On Tuesday, January 30th, the same night as the State of the Union, something much more exciting was happening in Providence. Supreme Court Justice and feminist icon Ruth Bader Ginsberg visited Providence’s Temple Beth-El, which drew a crowd of over 1,000 people, including me and my grandma. So, I got to spend some time with two Jewish queens. And as one might imagine, it was pretty great.
Ginsburg sat in conversation with her friend and Rhode Island native Bruce Selya, a Senior Judge on the U.S. First Circuit Court of Appeals. Selya joked that he had planned to invite Ginsburg to the temple long ago, but hadn’t after Ginsburg told him one thing she noticed after becoming a Supreme Court Justice was that she was suddenly flooded with invitations to synagogues.
She is the longest-serving Jewish member of the court, and she spoke briefly about the fear she felt as a Jew growing up during World War II and how she, perhaps not coincidentally, ended up in a dorm of only other Jewish people when she attended Cornell University. At Cornell, Ginsburg took inspiration from two professors in particular. One was a professor of constitutional law, and the other was Vladimir Nabokov. Yes, that Nabokov. “[He] changed the way I read and the way I write,” Ginsburg said.
The professional world was not exactly welcoming to women at the time, and becoming a lawyer required a persistence and determination that Ginsburg has become known for. One of only nine women in a class of around 500 students at Harvard Law School, Ginsburg consistently had to push back against being dismissed or written-off because of her gender. “If you could get your foot in the door, you could usually perform just as well, if not better, than men,” she stated. It was just getting that foot in the door that was the hard part, and the fact that Ginsburg had a daughter while she was looking for jobs did not make things any easier. And even once she did get a job, the pay gap persisted. Employers justified higher salaries for men by saying, Oh, Ruth, that man has a wife and two children to support.
Ginsburg at Harvard Law School.
Over the course of her career, Ginsburg has continuously advocated for women’s rights, and she detailed some of the hallmarks of this ongoing battle. While at Columbia, she led the fight on the behalf of maids who were being laid off while none of the male janitors were. She remembered the press conference for the case – the guests included some of the most influential female voices of the time, including Gloria Steinem Susan Sontag, and Bella Abzug. Ginsburg has called for, among many things, more gender-inclusive juries and, alongside the ACLU, the elimination of gender-based classifications in the workplace, calling attention to the “unconscious bias” that often-male employers have when conducting interviews.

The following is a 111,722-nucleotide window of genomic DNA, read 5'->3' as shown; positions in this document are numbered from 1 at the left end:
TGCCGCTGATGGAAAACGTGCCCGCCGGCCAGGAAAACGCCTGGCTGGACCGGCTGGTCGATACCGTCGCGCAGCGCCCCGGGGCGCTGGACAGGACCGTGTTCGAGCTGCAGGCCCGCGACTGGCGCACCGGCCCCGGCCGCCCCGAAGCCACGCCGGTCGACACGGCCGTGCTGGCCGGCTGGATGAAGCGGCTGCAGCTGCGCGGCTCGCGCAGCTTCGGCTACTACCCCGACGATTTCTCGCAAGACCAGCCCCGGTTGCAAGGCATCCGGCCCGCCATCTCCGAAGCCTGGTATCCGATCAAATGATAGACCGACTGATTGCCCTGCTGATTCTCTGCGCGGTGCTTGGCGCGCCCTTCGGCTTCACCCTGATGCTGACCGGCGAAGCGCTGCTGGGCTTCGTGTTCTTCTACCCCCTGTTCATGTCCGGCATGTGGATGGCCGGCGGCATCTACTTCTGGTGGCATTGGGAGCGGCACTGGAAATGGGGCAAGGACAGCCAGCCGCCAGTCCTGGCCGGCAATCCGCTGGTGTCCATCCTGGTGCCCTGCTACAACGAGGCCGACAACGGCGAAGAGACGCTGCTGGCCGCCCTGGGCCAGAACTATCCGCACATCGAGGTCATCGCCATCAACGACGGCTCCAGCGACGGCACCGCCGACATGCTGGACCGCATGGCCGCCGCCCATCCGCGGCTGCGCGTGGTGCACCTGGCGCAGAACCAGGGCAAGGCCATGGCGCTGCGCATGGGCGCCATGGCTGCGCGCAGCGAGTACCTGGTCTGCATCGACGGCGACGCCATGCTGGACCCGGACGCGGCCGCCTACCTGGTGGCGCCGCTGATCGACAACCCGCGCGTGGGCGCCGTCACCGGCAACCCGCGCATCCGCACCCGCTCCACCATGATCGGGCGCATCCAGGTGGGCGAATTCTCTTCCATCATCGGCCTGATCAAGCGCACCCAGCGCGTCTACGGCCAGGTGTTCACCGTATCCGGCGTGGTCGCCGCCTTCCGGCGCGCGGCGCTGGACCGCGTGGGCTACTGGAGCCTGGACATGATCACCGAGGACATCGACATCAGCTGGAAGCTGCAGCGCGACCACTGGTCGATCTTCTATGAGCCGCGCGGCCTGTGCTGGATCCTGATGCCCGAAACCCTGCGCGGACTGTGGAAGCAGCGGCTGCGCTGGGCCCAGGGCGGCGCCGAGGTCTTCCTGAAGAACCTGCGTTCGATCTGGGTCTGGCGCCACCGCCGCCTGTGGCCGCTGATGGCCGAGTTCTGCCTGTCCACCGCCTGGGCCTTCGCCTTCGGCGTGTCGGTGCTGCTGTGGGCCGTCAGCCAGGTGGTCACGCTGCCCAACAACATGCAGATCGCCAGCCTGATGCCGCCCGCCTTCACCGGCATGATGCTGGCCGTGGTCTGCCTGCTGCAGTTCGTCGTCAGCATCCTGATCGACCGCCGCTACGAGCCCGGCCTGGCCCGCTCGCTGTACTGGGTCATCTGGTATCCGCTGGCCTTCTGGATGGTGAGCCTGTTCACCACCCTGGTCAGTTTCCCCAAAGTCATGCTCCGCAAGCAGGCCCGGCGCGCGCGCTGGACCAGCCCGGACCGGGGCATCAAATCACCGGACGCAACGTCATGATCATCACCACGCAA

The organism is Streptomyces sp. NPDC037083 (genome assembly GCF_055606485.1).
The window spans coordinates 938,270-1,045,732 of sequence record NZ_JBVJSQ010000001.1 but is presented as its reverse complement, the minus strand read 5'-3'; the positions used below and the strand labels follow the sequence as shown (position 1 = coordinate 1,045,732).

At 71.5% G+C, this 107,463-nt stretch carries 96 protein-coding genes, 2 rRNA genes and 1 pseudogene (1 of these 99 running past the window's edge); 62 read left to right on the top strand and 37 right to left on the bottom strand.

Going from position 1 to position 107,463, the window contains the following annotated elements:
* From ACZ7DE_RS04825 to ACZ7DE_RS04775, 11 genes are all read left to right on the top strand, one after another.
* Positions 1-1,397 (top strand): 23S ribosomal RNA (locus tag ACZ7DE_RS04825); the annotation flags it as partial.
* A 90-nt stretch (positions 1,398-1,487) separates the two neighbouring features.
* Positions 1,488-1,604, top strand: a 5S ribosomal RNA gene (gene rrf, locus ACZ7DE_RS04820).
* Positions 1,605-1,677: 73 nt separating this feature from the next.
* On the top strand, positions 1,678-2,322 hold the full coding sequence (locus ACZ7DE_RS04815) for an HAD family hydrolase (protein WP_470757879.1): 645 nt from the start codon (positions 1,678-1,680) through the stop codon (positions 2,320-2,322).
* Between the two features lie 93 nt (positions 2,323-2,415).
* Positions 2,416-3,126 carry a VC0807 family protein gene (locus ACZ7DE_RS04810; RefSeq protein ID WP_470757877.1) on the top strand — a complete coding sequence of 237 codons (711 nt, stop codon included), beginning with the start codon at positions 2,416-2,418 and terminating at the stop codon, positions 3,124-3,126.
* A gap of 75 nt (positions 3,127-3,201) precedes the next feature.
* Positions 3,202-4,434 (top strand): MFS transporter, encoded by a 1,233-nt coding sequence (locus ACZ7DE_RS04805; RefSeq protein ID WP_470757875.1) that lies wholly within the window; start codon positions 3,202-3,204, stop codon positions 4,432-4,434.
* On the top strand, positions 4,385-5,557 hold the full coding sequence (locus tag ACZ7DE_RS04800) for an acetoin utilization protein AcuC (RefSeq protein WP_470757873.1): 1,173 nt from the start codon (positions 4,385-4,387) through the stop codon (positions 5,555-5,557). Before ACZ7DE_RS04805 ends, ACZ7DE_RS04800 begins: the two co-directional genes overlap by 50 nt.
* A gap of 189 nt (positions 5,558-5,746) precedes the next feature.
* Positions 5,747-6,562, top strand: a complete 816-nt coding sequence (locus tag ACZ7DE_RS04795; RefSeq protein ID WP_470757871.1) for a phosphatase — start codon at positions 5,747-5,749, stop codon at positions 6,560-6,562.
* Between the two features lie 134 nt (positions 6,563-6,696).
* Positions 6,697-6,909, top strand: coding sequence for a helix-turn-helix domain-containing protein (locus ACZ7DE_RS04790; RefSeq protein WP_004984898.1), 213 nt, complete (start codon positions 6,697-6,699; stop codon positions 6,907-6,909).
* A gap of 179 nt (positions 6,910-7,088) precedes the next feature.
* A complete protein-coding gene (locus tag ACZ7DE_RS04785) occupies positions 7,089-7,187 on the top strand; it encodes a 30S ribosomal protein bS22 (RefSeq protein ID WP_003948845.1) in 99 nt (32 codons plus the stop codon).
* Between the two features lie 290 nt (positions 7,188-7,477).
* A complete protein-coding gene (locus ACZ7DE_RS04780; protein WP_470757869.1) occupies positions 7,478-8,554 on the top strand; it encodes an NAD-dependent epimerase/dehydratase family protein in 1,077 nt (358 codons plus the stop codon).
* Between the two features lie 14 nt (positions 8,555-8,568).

Selya brought up the comparison of Ginsburg’s push for women’s rights to Thurgood Marshall’s fight for racial equality, to which Ginsburg responded, “My life was never in danger…[Marshall] did not know whether he’d be alive or he’d end up dead.” However, Ginsburg acknowledged that she has tried to utilize tactics employed by Marshall to present sympathetic facts and steadily lead the court where he wanted it to go.
On her relationship with former Supreme Court Justice Sandra Day O’Connor, Ginsburg said, “Sandra was like a big sister to me.” In an especially poignant moment, Ginsburg recalled that when she was battling colon cancer in 1999, O’Connor told her to schedule her chemotherapy appointments on Friday so she would be able to work by Monday. For health reasons, Ginsburg began wearing gloves, but, she said, “I liked them so much I didn’t stop.”
Ginsburg also spoke about another of her famous friendships, which was that between her and highly conservative former Supreme Court Justice Antonin Scalia. Ginsburg knows this may have come across as an odd pairing, but she spoke with sincere admiration for her former colleague. With her incredible dry humor, she said, “I disagreed with much of what he said, but was captivated by the way he said it.” Sometimes Scalia would whisper such funny things to her, she would have to pinch herself to not burst out laughing. They would criticize each other’s opinions, and they shared a deep love of opera. There is even an opera, Scalia/Ginsburg, about Ginsburg and Scalia’s dueling opinions. In it, Scalia is locked in a room for “excessive dissenting,” and Ginsburg enters through a glass ceiling.
Illustration for the opera Scalia/Ginsburg.
And yet, the two of them do share something more than their passion for opera. “We are one in our reverence for this fundamental government institution.” She lamented the lack of respect for the current judicial system, and expressed hope that the regard she holds for it can be regained. In the midst of a government that seems increasingly hopeless and ineffective, it was clear that much of the audience saw her as a beacon of optimism and faith in the broken system.
She is a woman in one of the highest positions of legal authority, and she is a woman who worked ceaselessly for every opportunity she got to arrive there. She is 84 and so small I genuinely worry a gust of wind could blow her away, but her voice never wavers.